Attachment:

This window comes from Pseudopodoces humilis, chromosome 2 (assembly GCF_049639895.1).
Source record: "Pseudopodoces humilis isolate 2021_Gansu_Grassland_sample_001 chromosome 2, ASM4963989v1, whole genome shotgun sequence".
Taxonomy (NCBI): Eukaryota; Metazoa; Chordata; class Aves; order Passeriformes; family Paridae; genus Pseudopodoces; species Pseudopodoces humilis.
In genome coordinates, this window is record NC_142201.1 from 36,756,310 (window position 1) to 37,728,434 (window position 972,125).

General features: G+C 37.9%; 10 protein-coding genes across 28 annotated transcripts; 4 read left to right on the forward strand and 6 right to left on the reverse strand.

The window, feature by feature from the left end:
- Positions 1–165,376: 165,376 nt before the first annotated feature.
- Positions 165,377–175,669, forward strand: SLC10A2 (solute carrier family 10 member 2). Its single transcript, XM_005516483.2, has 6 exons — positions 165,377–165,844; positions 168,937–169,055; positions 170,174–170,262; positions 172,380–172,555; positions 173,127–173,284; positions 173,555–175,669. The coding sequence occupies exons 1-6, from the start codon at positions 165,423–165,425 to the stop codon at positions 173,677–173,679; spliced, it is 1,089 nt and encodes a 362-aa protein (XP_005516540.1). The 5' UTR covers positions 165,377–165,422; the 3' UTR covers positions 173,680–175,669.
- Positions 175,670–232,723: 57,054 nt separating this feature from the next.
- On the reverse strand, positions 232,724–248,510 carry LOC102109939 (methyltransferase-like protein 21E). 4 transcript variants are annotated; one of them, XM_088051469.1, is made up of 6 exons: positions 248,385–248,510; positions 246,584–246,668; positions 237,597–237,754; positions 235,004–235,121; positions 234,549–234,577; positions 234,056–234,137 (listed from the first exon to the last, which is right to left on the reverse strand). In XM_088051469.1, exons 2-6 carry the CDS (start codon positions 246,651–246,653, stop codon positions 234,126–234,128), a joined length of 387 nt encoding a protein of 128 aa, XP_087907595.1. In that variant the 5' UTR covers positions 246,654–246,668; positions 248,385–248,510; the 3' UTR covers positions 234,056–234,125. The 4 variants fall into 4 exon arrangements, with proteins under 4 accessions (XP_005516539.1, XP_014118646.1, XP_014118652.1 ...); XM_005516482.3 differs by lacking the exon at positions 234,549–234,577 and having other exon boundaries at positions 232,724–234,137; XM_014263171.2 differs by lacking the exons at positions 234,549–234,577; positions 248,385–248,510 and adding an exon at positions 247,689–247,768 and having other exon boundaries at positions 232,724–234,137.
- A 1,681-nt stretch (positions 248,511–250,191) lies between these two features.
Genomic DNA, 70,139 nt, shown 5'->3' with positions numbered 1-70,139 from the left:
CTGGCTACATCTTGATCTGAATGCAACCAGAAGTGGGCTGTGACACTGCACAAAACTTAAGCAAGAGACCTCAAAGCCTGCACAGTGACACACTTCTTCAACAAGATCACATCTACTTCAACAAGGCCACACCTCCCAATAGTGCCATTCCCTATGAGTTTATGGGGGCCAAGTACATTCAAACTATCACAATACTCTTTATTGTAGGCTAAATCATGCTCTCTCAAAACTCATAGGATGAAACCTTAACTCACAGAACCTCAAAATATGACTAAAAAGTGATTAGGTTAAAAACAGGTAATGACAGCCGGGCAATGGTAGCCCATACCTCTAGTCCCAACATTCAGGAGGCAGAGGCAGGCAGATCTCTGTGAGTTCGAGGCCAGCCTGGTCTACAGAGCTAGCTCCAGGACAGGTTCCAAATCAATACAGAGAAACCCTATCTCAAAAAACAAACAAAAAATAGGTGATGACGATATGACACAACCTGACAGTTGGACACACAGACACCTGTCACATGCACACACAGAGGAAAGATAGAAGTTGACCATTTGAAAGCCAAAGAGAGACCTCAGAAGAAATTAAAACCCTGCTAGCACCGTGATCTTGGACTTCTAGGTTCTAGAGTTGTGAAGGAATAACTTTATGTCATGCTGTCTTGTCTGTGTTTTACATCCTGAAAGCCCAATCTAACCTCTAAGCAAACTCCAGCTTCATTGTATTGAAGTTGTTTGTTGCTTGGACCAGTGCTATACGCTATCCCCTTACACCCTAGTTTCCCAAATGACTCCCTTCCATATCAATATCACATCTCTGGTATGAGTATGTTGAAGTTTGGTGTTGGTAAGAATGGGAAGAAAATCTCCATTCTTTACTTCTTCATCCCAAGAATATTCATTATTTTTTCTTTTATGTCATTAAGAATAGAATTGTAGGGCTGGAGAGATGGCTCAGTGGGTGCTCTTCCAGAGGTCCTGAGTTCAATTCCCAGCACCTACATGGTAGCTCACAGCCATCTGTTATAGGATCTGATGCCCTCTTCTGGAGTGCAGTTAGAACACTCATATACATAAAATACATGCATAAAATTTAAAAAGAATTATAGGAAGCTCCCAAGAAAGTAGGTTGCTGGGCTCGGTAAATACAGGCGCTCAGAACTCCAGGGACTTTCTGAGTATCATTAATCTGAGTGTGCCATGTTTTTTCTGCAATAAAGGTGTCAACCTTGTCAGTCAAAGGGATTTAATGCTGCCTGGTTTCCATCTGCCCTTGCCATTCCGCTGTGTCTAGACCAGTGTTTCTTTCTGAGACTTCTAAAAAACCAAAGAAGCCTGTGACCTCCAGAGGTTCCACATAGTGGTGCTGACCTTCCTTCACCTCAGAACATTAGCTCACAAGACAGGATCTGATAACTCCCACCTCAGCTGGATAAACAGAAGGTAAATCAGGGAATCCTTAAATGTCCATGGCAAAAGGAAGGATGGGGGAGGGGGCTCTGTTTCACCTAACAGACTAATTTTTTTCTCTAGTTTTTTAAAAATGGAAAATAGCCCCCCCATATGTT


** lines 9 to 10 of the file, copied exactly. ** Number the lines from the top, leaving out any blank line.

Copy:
- Positions 175,670–232,723: 57,054 nt separating this feature from the next.
- On the reverse strand, positions 232,724–248,510 carry LOC102109939 (methyltransferase-like protein 21E). 4 transcript variants are annotated; one of them, XM_088051469.1, is made up of 6 exons: positions 248,385–248,510; positions 246,584–246,668; positions 237,597–237,754; positions 235,004–235,121; positions 234,549–234,577; positions 234,056–234,137 (listed from the first exon to the last, which is right to left on the reverse strand). In XM_088051469.1, exons 2-6 carry the CDS (start codon positions 246,651–246,653, stop codon positions 234,126–234,128), a joined length of 387 nt encoding a protein of 128 aa, XP_087907595.1. In that variant the 5' UTR covers positions 246,654–246,668; positions 248,385–248,510; the 3' UTR covers positions 234,056–234,125. The 4 variants fall into 4 exon arrangements, with proteins under 4 accessions (XP_005516539.1, XP_014118646.1, XP_014118652.1 ...); XM_005516482.3 differs by lacking the exon at positions 234,549–234,577 and having other exon boundaries at positions 232,724–234,137; XM_014263171.2 differs by lacking the exons at positions 234,549–234,577; positions 248,385–248,510 and adding an exon at positions 247,689–247,768 and having other exon boundaries at positions 232,724–234,137.